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To most readers of his works in the 21st century, Mark Twain is probably best known as a humorist. He is someone who, by the deft use of language, entertainingly offbeat characters and the more-than-occasional plot twist can keep us reading and laughing to the end. But of course he was in fact far more than simply a humorist. His work - from short stories like "The Celebrated Jumping Frog of Calaveras County" to novels like Huckleberry Finn and A Connecticut Yankee in King Arthur's Court - was as much social commentary and an attempt to right the wrongs of the world that he saw around him as it was any attempt to make people laugh. This paper examines the ways in which Twain used wit, repartee and an engaging cast of characters in Connecticut Yankee to make a strong statement against imperialism.
While some of Twain's work is still recognized as containing an element of social commentary to it - such as the clearly anti-slavery tone of Huckleberry Finn or the anti-imperialist tenor of Connecticut Yankee - much of it is not. There are at least two reasons for this. The first is that history has to some extent made Twain's protests seem less like protests and more like the simple truth.
When we read now in "As Regards Patriotism" his warnings against the ways in which calls to protect "homeland security" can take one very far from democracy or we read in Huckleberry Finn the plea that Twain made not simply against slavery (which had, after all ended 20 years before this book was published) but more importantly for the treatment of black Americans as just as important as anyone else, we accept such statements as being what any ordinarily decent person should believe rather than as any sort of radicalism.
The social causes that Twain championed in his writings - which all came down one way or another to a universal respect for people's individual and civil rights - are now today the causes of much of the civilized world and so we fail to give him enough credit for speaking out at time when far fewer would have agreed with him. A Connecticut Yankee no longer surprises us with its message that colonialization (in this novel of the past by the future, in the real world of the Philippines by Spain and the United States) can have unintended and terrible consequences.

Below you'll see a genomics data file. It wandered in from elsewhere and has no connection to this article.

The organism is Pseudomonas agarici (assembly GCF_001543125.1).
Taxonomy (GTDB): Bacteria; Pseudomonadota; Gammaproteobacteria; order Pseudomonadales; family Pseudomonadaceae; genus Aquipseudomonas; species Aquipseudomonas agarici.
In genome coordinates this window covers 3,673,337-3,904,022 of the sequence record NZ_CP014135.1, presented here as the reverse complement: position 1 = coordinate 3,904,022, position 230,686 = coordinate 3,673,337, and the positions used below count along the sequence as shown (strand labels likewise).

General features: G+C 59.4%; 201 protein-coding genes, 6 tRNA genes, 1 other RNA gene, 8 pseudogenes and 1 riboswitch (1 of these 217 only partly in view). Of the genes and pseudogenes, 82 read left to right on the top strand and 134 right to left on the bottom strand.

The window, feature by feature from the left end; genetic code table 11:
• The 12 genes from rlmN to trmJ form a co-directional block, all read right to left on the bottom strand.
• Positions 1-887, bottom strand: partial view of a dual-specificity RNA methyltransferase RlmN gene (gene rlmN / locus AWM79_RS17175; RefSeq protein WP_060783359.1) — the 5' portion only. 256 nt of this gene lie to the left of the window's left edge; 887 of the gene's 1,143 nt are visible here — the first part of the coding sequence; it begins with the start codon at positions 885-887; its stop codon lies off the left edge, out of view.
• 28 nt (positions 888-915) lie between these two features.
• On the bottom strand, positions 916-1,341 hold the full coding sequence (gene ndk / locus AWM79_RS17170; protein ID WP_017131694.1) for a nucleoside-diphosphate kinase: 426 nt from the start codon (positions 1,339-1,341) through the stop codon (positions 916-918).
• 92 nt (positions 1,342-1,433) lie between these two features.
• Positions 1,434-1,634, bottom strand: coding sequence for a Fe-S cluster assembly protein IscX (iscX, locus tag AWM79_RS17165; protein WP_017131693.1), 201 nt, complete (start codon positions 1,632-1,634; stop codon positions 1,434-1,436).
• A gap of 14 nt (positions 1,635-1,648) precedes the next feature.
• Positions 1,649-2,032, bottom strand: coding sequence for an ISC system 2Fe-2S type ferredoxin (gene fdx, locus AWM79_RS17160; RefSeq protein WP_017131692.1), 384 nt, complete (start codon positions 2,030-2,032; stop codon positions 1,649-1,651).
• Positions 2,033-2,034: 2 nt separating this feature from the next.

Twain's novel suggests that when different people come together the one with the simpler weapons will always lose: It only takes a handful of imperialists (and indeed in the novel it takes only one) to lay waste to the structure of an entire culture. The message of the novel is that meddling is bound to lead to terrible consequences. (Although a secondary reading of the novel might well be that such imperialist meddling is also inevitable.)
The novel, published in 1889, tells the story of a superintendent of a Hartford arms factory who receives a blow on the head that somehow transports him back in time to King Arthur's Court. He uses his modern know-how and Yankee ingenuity to thwart the superstitious inhabitants of the medieval world - and especially the practice of chivalry and the institution of the church. He is eventually returned to the present by another blow to the head - but the world that he leaves behind is already irrevocably changed.
Anti-Imperialist in Concept
The entire concept of Connecticut Yankee is anti-imperialist, which is why we can still hear Twain's original tone in the work - unlike in so many other pieces that he wrote. If Twain's work in general does not sound anti-imperialist to readers nearly a century after Twain's death it is because the degree of social criticism in his work that he intended his readers to hear simply isn't there. It was excised by Albert Bigelow Paine, his official biographer and first literary executor and a man who wished Twain to be remembered as a gently witty American folk humorist - and not a raging anti-imperialist (Foner 140-42).
This anti-imperialism ran strongly through many of Twain's works - twinned almost always with sharp criticism of war itself. We see it embedded in Connecticut Yankee - as in Chapter 39 in which he tells of the joust between the knights and the yanks in a way that makes all such ceremonial displays of violence - including imperialist wars - absurd, as Zwick (1992) argues.